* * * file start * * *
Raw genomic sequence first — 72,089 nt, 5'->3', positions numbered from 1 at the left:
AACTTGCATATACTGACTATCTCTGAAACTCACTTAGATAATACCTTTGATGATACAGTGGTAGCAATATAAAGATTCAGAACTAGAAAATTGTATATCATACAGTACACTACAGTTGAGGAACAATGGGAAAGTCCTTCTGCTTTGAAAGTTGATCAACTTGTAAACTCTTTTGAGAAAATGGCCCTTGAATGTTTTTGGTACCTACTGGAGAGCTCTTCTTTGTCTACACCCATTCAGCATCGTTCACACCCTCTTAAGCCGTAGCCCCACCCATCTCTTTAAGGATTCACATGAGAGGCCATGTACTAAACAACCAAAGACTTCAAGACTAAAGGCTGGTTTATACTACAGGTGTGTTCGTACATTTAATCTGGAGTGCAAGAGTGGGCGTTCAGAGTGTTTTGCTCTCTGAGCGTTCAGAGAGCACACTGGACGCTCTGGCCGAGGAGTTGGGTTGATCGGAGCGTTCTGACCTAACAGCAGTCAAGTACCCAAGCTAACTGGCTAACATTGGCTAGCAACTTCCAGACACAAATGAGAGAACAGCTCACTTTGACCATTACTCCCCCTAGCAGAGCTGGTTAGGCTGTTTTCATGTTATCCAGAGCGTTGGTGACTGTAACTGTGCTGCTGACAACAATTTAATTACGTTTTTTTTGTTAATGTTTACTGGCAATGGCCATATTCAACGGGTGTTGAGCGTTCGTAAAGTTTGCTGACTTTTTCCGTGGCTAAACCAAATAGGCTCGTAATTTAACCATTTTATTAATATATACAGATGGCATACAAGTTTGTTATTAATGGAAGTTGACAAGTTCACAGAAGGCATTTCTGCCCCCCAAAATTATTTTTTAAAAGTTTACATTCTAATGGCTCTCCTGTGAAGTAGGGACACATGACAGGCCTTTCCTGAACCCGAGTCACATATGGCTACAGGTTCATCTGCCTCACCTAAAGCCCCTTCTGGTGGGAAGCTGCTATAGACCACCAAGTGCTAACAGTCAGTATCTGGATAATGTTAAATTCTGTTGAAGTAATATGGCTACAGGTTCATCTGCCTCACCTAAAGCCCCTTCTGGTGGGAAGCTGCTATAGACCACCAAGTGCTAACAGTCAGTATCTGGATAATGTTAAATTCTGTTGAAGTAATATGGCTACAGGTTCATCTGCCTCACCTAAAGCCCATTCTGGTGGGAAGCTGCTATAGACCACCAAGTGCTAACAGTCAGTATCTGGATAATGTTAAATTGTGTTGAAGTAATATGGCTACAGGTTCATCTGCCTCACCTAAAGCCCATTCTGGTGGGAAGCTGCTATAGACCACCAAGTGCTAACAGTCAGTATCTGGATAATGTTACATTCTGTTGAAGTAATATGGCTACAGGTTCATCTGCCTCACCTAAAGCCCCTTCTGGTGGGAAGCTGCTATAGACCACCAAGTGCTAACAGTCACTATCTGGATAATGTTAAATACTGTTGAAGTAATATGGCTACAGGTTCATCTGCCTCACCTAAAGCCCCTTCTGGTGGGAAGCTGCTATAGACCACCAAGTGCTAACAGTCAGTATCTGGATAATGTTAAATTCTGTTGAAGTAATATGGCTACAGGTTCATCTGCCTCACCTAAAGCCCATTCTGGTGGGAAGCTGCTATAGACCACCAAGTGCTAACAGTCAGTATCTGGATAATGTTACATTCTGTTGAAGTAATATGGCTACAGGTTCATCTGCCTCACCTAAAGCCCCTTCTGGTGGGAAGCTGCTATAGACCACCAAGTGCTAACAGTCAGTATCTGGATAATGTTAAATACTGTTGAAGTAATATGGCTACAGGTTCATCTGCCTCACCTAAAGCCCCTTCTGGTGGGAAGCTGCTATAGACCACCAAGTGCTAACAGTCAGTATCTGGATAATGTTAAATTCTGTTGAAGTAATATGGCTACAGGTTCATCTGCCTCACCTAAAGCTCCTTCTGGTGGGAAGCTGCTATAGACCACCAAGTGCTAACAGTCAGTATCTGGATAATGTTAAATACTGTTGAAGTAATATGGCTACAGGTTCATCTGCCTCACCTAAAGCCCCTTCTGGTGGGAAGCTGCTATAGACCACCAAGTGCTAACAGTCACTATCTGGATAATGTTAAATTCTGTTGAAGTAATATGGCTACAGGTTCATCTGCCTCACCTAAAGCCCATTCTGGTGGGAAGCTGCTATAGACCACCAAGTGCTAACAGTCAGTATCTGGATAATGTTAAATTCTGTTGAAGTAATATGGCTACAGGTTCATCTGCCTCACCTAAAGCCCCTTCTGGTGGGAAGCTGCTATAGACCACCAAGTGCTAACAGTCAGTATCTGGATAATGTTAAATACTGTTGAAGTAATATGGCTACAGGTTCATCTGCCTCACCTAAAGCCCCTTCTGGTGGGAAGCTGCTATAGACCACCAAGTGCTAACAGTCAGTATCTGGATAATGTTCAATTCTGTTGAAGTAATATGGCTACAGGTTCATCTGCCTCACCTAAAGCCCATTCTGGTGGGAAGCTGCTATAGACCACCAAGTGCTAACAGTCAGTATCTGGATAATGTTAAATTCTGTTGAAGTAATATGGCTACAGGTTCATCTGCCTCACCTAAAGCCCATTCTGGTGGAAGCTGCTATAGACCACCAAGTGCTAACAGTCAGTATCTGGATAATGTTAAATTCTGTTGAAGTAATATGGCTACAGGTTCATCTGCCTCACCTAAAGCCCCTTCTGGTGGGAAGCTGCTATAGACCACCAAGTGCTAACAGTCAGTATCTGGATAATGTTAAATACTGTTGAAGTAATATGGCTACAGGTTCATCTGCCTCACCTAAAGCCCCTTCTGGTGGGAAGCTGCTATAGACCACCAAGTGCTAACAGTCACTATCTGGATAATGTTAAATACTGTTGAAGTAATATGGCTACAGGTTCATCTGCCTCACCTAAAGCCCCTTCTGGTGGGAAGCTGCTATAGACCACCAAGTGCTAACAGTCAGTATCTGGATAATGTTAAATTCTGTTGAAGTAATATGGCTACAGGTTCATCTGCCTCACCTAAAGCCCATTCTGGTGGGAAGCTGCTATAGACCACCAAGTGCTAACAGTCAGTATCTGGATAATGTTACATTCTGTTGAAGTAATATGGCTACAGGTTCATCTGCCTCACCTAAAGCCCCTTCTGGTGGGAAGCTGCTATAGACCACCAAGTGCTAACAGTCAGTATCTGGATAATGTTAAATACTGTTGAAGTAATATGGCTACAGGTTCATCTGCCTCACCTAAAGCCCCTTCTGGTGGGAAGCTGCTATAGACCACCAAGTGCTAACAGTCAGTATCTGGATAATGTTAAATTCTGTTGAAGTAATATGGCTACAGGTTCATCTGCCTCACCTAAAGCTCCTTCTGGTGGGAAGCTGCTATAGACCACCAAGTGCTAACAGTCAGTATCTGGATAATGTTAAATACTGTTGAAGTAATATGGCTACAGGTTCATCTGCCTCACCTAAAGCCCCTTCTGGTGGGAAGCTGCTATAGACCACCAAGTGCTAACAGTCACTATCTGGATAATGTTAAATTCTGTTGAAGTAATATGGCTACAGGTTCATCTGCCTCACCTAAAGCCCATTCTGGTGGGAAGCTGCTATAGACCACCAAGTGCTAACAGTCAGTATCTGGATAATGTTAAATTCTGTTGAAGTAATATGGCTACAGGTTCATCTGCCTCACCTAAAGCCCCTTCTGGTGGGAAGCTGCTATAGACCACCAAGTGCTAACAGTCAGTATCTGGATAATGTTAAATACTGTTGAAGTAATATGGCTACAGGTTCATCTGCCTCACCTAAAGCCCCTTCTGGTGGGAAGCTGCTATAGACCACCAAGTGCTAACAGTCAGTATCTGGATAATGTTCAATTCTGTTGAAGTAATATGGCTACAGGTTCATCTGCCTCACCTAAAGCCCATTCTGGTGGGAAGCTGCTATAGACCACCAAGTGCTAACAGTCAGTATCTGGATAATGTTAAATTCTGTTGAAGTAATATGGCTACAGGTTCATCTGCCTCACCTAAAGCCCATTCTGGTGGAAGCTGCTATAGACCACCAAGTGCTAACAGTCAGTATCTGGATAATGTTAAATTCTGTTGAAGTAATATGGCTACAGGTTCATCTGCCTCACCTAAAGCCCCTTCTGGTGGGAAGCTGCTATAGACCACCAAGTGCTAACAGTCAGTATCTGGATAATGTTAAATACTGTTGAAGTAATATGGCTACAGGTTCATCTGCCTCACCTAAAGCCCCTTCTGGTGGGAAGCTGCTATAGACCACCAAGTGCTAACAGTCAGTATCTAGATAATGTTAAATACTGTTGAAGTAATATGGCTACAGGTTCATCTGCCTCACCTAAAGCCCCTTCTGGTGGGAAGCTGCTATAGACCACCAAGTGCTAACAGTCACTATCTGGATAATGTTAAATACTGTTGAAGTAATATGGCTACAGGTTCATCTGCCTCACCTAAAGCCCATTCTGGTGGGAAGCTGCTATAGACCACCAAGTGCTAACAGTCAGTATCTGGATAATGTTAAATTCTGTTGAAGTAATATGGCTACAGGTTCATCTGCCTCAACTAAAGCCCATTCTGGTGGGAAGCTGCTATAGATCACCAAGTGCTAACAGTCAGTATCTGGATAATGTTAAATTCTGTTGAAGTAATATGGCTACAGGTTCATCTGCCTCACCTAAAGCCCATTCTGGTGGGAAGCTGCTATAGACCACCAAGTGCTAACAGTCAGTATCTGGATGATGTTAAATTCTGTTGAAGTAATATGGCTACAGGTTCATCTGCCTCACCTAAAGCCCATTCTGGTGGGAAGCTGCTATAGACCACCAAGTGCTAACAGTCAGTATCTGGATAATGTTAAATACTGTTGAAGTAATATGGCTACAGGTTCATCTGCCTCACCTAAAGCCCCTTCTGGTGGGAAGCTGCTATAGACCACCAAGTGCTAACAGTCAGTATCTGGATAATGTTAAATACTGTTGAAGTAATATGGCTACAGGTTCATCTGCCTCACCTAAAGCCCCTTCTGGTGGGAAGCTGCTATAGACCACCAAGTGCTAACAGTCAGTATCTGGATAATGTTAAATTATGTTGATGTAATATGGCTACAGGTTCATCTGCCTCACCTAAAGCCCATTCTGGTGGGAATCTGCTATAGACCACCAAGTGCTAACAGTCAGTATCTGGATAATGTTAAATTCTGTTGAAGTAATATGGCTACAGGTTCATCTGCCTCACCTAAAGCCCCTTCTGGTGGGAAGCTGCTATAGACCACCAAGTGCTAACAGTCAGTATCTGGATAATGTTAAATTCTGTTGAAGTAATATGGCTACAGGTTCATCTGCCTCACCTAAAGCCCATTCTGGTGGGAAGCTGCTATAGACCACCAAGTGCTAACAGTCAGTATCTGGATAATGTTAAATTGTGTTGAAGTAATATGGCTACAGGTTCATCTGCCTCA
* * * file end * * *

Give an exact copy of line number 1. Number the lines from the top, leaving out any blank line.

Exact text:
Raw genomic sequence first — 72,089 nt, 5'->3', positions numbered from 1 at the left: